It took a week for Gurpreet Arora to decide whether or not he was going to accept a New Zealand Order of Merit.
“[It’s] because I had to reflect on my journey,” the sergeant from South Auckland told Breakfast.
Arora, originally from India, started his police career in Counties Manukau in 2008. At the time, he said the South Asian community’s trust in police was “very low”.
There were also a number of ethnic community groups in the area working in silos, and Arora realised he needed to unite them so they could better serve their communities. He also needed to increase their confidence in the police.
Over his career, he and his team made proactive efforts to reach out to local businesses and partner with community groups. This helped increase their trust in police.
In the wake of the 2019 Christchurch mosque attacks, in a New Zealand first, Arora and his team hosted an iftar, the evening meal with which Muslims end their daily fast during Ramadan.
Arora is the liaison officer for the Gandhi Nivas project, an early intervention facility for male perpetrators of domestic violence.
He said South Asian communities also faced issues with domestic violence, usually against women, and it came with “unique aspects” like immigration issues. For example, some women in these communities are reluctant to report domestic violence because they’re reliant on their partner for their visas.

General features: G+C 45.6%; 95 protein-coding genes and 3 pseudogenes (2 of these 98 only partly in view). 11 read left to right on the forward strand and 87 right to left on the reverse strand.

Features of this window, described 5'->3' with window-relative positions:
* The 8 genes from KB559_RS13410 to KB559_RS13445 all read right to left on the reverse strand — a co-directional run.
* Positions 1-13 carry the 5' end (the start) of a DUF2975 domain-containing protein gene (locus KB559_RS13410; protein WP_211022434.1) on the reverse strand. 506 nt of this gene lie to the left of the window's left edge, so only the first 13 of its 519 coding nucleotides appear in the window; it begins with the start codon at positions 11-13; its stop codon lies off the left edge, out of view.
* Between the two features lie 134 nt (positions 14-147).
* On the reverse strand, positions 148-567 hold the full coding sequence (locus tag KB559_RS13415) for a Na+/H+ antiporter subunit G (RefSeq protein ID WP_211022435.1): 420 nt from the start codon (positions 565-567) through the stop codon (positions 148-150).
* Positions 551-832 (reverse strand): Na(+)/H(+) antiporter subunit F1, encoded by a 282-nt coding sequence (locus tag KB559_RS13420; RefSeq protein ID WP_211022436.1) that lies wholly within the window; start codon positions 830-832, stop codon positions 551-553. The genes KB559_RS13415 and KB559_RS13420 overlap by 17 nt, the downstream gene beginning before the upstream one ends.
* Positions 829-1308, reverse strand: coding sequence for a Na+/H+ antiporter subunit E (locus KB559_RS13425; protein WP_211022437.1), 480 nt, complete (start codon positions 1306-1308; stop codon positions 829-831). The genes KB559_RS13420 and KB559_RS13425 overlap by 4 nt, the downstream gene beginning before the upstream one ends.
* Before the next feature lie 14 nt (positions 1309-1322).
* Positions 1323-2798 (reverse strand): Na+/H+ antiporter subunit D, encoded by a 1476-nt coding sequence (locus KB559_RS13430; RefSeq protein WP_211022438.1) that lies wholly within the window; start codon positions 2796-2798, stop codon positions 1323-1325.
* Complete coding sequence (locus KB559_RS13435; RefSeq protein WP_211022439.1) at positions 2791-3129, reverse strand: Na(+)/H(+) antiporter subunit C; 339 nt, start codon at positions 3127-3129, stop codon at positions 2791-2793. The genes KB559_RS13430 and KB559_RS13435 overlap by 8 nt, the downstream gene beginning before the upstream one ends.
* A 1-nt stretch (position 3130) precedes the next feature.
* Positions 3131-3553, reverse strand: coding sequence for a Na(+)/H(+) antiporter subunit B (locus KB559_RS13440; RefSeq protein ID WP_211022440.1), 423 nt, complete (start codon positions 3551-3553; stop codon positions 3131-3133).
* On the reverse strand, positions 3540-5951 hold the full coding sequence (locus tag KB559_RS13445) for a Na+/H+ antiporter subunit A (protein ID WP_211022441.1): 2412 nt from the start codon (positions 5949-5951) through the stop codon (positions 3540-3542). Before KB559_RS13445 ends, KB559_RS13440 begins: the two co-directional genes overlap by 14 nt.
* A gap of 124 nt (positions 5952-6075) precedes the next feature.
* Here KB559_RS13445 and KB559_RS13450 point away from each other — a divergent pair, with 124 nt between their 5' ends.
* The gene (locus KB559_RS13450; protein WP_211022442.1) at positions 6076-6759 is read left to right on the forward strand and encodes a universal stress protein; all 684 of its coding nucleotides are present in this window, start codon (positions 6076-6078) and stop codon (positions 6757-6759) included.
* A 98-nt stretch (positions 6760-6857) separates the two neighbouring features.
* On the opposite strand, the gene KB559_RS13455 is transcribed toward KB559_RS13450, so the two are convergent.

But, Arora then found out that while he could encourage women to speak out, perpetrators were returning home without getting help.
Before 2014, “there was no facility, there was no programme to support male perpetrators of family violence”, Arora said.
The Gandhi Nivas programme’s first facility opened in December 2014. It offers men free 24/7 support, accommodation, food and professional counselling. Since then, it’s grown to three locations across Auckland and it’s supported 3500 men and their families.
A Massey University study looking at data between 2014 and 2019 found that of a group of 900 people who went through the programme, nearly 60 per cent did not reoffend in the family harm space.
It was only when he reflected on his time in the force that Arora said he realised progress had been made and that he felt comfortable being included in the Queen's Birthday Honours List of 2021.
“It’s an honour and a privilege for me and my family and, most importantly, for the community as well,” he said.
Arora said his job was his calling.
“It’s about solving problems and making the community more safe.”